I lived in Seoul for a couple of years. I lived in a house that looked like a modern-ish take on the Addams Family mansion. It’s the house in the picture.

As a westerner in the bustling streets of the city, I felt almost invisible. It wasn’t that people would bump into me or rudely barge past but they didn’t seem to notice me; they didn’t make eye contact. They didn’t see me; the gaijin. The white ghost.

And that made me wonder whether a vampyre fleeing the pandemic in Europe might move to Seoul in the hope of being gifted with invisibility; left free to walk unwatched.

Around these thoughts I wove a story.

I understand your fear of the virus. I myself was infected but not by Covid-19, indeed, not by a respiratory virus at all but by a blood-borne infection and that, a very long time ago but its affects have been life changing.

I drank the blood of my maker. I infected myself of my own volition. We exchanged blood even as we exchanged lives. The contagion affected different people in different ways. The majority who were infected, I later discovered, died. For others the virus made them weak and susceptible to the influence of others. On rare occasion the virus altered its new host in quite remarkable ways and that is what happened in my case.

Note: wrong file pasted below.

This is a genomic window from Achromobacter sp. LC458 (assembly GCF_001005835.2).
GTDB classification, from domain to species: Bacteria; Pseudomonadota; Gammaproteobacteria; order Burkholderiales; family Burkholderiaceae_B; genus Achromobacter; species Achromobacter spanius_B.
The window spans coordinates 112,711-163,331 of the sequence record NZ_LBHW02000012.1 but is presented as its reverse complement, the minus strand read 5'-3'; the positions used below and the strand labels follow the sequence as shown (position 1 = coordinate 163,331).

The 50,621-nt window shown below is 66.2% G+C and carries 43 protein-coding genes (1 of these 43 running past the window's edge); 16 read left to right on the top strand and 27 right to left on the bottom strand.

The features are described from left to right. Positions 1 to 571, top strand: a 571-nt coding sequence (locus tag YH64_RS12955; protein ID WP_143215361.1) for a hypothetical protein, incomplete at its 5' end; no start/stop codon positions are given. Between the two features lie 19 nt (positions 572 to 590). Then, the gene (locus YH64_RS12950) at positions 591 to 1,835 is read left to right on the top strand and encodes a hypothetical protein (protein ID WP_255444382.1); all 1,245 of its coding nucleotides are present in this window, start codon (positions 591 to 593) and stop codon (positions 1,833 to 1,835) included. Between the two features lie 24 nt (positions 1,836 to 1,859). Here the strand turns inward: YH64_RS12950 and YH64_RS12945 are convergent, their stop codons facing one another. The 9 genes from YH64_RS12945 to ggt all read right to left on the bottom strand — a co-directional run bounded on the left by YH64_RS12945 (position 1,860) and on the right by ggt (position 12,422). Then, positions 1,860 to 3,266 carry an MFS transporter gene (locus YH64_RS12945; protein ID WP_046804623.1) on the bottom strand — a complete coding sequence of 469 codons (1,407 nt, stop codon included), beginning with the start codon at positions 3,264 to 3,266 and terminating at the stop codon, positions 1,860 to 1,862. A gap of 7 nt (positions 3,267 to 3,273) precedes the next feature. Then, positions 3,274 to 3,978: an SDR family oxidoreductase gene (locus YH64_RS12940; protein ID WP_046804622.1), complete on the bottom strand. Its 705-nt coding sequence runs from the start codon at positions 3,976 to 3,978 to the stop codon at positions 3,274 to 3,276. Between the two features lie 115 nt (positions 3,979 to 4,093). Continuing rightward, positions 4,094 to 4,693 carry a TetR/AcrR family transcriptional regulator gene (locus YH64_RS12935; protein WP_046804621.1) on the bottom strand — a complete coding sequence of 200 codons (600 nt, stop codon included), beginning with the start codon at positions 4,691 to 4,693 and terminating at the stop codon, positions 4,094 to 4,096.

I became a vampyre.

The cellular clock that tells my body to grow old and eventually die has been stopped. The number of fast-twitch muscle fibers I have compared to slow-twitch fibers has changed; I am quicker and stronger. I need to fuel these changes with a rich source of energy. I need a transfusion of plasma and red and white cells. I need to drink blood. But surely it’s not right that I am defined by my food, is it? Is that how you see me and my brothers and sisters, like un-dead vegans continually obsessed with our dietary fads?

From VISCERA, a collection of imaginative short fiction published by Climbing Tree Books